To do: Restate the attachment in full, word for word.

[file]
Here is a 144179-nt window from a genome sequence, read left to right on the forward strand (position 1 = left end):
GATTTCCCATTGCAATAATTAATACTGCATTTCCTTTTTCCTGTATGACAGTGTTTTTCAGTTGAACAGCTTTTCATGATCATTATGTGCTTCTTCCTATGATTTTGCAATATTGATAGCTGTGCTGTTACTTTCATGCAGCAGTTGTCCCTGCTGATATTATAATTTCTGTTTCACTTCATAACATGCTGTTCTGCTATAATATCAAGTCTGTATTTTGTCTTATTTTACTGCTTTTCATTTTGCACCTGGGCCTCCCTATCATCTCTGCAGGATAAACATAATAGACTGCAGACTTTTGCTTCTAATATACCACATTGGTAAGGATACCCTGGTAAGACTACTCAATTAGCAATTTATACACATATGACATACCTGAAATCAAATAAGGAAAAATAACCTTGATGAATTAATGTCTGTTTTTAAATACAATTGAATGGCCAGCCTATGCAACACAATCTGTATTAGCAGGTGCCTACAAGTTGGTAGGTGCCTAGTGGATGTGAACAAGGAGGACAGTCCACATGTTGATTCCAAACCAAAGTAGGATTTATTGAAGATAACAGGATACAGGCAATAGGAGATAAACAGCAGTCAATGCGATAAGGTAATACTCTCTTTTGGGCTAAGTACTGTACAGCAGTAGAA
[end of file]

Here is a 144179-nt window from a genome sequence, read left to right on the forward strand (position 1 = left end):
GATTTCCCATTGCAATAATTAATACTGCATTTCCTTTTTCCTGTATGACAGTGTTTTTCAGTTGAACAGCTTTTCATGATCATTATGTGCTTCTTCCTATGATTTTGCAATATTGATAGCTGTGCTGTTACTTTCATGCAGCAGTTGTCCCTGCTGATATTATAATTTCTGTTTCACTTCATAACATGCTGTTCTGCTATAATATCAAGTCTGTATTTTGTCTTATTTTACTGCTTTTCATTTTGCACCTGGGCCTCCCTATCATCTCTGCAGGATAAACATAATAGACTGCAGACTTTTGCTTCTAATATACCACATTGGTAAGGATACCCTGGTAAGACTACTCAATTAGCAATTTATACACATATGACATACCTGAAATCAAATAAGGAAAAATAACCTTGATGAATTAATGTCTGTTTTTAAATACAATTGAATGGCCAGCCTATGCAACACAATCTGTATTAGCAGGTGCCTACAAGTTGGTAGGTGCCTAGTGGATGTGAACAAGGAGGACAGTCCACATGTTGATTCCAAACCAAAGTAGGATTTATTGAAGATAACAGGATACAGGCAATAGGAGATAAACAGCAGTCAATGCGATAAGGTAATACTCTCTTTTGGGCTAAGTACTGTACAGCAGTAGAA